Access, P-20W Data, State Advocacy

People Need Access to Data to Navigate a Skills-Based Future

People Need Access to Data to Navigate a Skills-Based Future

People need access to data to navigate successful journeys through their education and careers. In order to ensure individuals, the public, and policymakers alike have the information they need to make decisions, states must take steps to build robust statewide longitudinal data systems (SLDSs) that connect individual-level data over time across early education, K–12, postsecondary, and workforce. 

Certain kinds of research and policy questions can only be answered by longitudinal data. This is especially true of questions about skills-based education and workforce practices. Skills-based education allows students to learn through hands-on practice and real-world application and skills-based hiring prioritizes choosing a candidate based on their verified skills rather than focusing on their formal education. Skills-based approaches to education, hiring, and recruiting can make pathways to high-quality careers more diverse and broadly accessible to students and jobseekers, but they require equitable access to aligned data across the P–20W spectrum.

In the Data Quality Campaign’s (DQC) work with states, we’ve consistently heard that one of the hardest parts about building effective data systems is getting leaders and agency heads from across the state to collaborate to overcome the challenges of disconnected and siloed data. In an effort to address that challenge, the National Governors Association has been working with several states seeking to optimize their SLDSs to meet data and evaluation needs—particularly related to postsecondary and the workforce—through the State Longitudinal Data Ecosystem (SLDE). That work has uncovered many insights, including the importance of cross-agency governance to ensure that the state’s data sharing, analysis, research, and access priorities aren’t beholden to the preferences of a single agency, agenda, or actor. We heard from participating states about how state leaders are working to improve their data systems and public tools to support students and jobseekers. And we learned more about efforts in several states to better connect postsecondary and workforce data in order to provide resources to help individuals navigate skills-based education and career journeys, such as the work Arkansas is doing to support data-driven decisionmaking.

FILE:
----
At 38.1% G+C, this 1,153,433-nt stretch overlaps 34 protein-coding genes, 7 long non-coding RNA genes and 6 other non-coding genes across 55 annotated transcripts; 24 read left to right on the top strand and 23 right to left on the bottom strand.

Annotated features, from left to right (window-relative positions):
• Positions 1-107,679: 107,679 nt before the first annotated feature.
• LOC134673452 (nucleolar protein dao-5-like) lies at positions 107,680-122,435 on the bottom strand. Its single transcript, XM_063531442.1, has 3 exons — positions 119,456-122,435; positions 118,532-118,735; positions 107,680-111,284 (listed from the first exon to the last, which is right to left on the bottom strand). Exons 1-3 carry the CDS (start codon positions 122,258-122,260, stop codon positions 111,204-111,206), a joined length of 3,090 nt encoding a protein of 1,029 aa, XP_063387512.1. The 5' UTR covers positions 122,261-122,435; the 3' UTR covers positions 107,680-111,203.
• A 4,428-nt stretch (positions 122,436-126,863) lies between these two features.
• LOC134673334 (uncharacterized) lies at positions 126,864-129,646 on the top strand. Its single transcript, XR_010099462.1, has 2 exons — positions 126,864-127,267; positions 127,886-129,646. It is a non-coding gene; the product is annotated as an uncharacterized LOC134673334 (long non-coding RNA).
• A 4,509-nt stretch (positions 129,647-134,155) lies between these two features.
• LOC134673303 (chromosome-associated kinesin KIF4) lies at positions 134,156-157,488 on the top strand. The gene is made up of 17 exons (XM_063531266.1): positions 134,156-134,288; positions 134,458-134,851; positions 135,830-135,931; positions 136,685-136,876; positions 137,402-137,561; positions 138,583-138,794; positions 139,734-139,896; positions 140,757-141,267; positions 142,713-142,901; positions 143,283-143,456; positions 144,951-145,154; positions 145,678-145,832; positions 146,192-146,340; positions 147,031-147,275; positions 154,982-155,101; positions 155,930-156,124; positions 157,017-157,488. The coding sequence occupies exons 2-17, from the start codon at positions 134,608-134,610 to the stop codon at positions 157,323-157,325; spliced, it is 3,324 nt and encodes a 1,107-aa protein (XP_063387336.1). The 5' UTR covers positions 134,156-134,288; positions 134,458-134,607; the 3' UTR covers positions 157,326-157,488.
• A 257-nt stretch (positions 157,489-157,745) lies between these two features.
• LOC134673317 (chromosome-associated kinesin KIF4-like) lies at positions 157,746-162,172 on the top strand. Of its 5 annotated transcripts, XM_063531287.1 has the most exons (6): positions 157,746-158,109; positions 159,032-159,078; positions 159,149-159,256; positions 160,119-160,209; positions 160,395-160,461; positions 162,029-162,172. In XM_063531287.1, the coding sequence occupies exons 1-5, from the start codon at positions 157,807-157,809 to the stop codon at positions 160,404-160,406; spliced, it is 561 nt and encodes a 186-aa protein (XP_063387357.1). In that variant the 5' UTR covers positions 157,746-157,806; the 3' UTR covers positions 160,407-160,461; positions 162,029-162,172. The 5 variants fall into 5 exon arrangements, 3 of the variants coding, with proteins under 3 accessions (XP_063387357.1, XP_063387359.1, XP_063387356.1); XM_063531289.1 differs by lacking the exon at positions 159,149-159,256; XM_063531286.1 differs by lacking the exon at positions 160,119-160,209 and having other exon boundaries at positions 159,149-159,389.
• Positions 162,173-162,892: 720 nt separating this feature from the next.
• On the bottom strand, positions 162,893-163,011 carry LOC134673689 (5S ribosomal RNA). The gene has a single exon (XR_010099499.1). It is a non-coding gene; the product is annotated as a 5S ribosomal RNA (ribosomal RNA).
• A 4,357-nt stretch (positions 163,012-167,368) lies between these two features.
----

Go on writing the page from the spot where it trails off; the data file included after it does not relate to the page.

As skills-based education and hiring become more prevalent, state leaders must support data users by developing interactive tools that:

  • Enable individuals to access information to make personal decisions;
  • Provide the public with transparent information about the impact of public investments; and 
  • Ensure that policymakers at all levels can answer questions to develop education and workforce policies. 

One example of a tool that states can provide to improve access to skills data is Learning and Employment Records (LERs), which are easily accessible digital records of people’s skills, educational experiences, and work histories. 

DQC believes that all individuals deserve the benefit of data that supports them along their education and career journeys. Our new vision to transform state data systems lays out 10 policy and practice recommendations for states seeking to provide tailored access to information—like skills data—to drive student success, economic mobility, and systemic change across the P–20W spectrum.

  1. Codify cross-agency data governance in state law: Mandated leadership-level, cross-agency data governance is the only way to ensure transparency and accountability for decisions about SLDS data collection, security, and access.